Sri Lanka’s approach to trade pacts too slow, ineffective: Governor

Published : 9:00 am  July 14, 2017 | No comments so far |  |  (279) reads | 

Difficult for public to ascertain progress of trade negotiations

SL could become only country in the world to access market of over 3 billion

Local barriers to trade should be removed for country to be competitive


By Chandeepa Wettasinghe

The Sri Lankan government is not implementing its proposed trade plans as quickly or as effectively as it should, Central Bank Governor Dr. Indrajit Coomaraswamy said last night at the CINEC Convocation 2017.

“The critical question is whether we can execute effectively. The plans are there. In my view they’re good plans. But whether we can implement effectively? Well, it’s too early to tell. That seems to be our weakness. We’re not implementing as quickly as we should, and one can argue, we’re not implementing as effectively as we should,” he said.

It is difficult for the public to ascertain how quickly or efficiently the trade negotiations are taking place since Sri Lanka is not publishing even the summaries of the progress of trade negotiations, unlike the EU—which collects public views as a basis for negotiations, provides brief summaries of progress, and conducts public consultations—which advised Sri Lanka to follow its suit. Some ministers have suggested that the government should hire foreign expertise to negotiate these trade pacts on behalf of Sri Lanka, if the expertise is not available here.


According to Dr. Coomaraswamy, the government’s plans to reorient Sri Lanka towards trade based on preferential market access to India, China, Singapore and the EU will be Sri Lanka’s selling point for attracting foreign direct investments (FDIs) for export industries out of a sea of FDI destinations.

“If these trade pacts do get implemented, our market access will be our differentiation from other countries,” he said.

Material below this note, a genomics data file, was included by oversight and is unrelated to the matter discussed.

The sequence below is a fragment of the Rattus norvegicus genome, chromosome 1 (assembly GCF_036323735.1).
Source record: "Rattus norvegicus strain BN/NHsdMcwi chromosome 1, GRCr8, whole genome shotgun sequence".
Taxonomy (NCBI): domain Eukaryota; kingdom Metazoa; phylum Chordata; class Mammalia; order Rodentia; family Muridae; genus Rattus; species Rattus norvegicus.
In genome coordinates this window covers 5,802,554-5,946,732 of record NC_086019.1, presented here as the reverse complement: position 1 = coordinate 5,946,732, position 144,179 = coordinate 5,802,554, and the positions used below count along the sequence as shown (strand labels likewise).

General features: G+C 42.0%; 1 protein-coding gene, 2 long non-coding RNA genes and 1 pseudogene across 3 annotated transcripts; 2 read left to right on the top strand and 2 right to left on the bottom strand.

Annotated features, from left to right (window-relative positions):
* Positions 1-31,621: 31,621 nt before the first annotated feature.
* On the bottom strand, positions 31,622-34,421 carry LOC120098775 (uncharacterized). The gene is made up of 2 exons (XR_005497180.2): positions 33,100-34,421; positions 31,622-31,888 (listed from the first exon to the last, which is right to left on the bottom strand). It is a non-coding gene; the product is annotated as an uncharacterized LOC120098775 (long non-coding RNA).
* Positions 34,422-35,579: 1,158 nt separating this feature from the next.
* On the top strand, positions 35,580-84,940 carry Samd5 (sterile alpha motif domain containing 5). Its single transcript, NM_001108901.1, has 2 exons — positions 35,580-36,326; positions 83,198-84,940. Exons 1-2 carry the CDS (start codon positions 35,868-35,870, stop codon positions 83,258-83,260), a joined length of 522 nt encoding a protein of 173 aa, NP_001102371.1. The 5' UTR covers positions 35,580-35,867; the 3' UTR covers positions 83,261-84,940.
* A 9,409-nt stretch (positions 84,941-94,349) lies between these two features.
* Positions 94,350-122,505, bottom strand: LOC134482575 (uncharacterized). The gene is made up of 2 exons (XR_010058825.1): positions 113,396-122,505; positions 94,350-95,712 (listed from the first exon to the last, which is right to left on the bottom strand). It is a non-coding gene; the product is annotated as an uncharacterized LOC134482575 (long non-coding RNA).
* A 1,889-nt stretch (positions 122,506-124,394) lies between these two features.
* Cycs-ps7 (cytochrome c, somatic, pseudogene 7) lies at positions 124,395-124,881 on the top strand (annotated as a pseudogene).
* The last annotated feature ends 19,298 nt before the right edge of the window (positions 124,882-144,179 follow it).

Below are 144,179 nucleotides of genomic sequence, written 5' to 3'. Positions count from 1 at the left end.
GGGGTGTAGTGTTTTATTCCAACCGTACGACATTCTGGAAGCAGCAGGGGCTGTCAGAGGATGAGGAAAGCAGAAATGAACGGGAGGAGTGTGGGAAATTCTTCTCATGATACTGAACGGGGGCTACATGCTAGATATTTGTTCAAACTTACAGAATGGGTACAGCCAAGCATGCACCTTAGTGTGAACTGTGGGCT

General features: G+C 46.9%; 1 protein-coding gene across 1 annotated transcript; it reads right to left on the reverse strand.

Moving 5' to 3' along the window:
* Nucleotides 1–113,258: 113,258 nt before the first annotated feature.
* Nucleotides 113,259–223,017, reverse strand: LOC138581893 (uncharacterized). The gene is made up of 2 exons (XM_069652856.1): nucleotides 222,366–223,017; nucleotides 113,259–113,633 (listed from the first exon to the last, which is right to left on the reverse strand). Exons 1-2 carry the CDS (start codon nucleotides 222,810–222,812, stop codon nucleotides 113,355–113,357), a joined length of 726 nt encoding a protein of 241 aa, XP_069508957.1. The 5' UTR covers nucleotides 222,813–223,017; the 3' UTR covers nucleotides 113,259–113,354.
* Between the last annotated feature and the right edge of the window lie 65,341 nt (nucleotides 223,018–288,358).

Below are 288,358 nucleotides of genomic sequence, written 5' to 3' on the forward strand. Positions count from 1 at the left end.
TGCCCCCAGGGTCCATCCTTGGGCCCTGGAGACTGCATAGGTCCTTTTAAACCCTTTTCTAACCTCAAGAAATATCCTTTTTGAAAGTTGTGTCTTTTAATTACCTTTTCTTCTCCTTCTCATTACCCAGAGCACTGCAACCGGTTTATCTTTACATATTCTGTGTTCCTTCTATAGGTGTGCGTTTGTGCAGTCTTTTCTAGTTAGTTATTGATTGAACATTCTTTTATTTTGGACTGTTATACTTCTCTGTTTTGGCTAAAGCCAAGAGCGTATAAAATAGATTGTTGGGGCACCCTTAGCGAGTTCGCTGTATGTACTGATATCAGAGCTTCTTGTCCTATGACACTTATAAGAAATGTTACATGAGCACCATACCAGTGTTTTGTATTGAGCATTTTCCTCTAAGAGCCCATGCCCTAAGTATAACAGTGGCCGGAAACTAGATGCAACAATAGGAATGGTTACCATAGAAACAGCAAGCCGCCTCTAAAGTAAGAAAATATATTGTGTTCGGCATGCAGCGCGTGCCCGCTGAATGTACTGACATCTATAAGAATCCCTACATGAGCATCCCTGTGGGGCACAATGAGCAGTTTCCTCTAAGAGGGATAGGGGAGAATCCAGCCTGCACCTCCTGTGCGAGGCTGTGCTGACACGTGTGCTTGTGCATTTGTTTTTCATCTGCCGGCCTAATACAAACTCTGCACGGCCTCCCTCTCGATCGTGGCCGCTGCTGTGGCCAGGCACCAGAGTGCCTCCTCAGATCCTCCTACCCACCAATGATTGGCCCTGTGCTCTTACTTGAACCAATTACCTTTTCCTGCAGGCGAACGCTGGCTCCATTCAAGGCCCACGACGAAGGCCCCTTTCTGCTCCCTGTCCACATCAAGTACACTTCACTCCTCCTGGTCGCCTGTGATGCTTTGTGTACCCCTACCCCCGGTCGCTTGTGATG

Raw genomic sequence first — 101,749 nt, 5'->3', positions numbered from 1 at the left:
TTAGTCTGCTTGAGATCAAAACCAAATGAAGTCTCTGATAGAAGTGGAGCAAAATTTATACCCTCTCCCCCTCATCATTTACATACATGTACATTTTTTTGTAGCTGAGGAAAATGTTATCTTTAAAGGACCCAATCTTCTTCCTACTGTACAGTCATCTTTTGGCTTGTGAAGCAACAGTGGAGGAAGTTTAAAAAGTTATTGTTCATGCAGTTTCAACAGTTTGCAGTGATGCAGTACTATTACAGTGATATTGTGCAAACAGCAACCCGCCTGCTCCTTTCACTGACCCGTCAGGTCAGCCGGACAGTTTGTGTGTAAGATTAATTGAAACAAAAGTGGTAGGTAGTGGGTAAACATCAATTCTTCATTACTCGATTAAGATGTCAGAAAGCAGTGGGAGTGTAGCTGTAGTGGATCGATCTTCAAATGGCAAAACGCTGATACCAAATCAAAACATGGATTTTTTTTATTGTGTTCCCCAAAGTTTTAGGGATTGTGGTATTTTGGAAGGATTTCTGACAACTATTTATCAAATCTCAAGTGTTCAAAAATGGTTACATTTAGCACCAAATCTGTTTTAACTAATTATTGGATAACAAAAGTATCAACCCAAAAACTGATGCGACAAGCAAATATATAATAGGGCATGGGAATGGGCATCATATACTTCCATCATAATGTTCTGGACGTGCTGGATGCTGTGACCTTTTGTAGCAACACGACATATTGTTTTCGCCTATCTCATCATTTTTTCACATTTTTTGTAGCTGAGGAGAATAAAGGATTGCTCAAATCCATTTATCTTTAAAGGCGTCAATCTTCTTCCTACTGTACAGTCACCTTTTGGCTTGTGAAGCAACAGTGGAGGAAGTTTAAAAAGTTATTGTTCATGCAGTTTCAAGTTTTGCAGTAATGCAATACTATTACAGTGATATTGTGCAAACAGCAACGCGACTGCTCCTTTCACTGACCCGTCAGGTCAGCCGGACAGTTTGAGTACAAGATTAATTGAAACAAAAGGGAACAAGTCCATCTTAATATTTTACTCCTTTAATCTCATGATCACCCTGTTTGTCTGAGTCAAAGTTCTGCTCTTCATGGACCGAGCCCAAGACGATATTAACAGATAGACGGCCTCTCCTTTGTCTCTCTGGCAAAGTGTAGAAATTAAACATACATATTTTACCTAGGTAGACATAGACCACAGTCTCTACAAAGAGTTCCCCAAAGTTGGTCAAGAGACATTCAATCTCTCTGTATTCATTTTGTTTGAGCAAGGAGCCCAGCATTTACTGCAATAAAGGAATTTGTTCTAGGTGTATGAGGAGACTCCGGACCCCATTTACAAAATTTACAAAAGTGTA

Dr. Coomaraswamy noted that Sri Lanka could become the only country in the world to access a market of over 3 billion, since even Singapore doesn’t have access to the EU, despite having trade deals with China and India.
“The civil society and government all have to say that we have a great opportunity. What do we need to get it done? As I said, the plans are not bad. They’re good in fact. But we have to deliver and I think it has to be a national effort to deliver, and not really trying to pull things down. We need to build things up,” he said.

Further, he said that despite resistance from various sections of society on the effects Sri Lankan industries will have when the local economy is opened up to economies with large production capacities, Sri Lanka has to open up its markets less than these countries in trade pacts to handle the asymmetries in the sizes of the economies.

However, theoretically, this asymmetry may work against Sri Lanka in the long-run, since the country may continue to invest in and commit resources towards inefficient industries, which could gain short-term benefits under tariff concessions.
Despite Dr. Coomaraswamy’s enthusiasm over implementing the trade deals, local trade economists have consistently said in recent months that there won’t be any significant increase through these deals, if the local barriers to trade, which have so far held back Sri Lanka competitively, are not removed.

Over the past 17 years, Sri Lanka’s exports to gross domestic product has fallen from around 34 percent to approximately 12.5 percent, since the previous regime had focused on economic growth through inward-oriented, debt fuelled infrastructure development.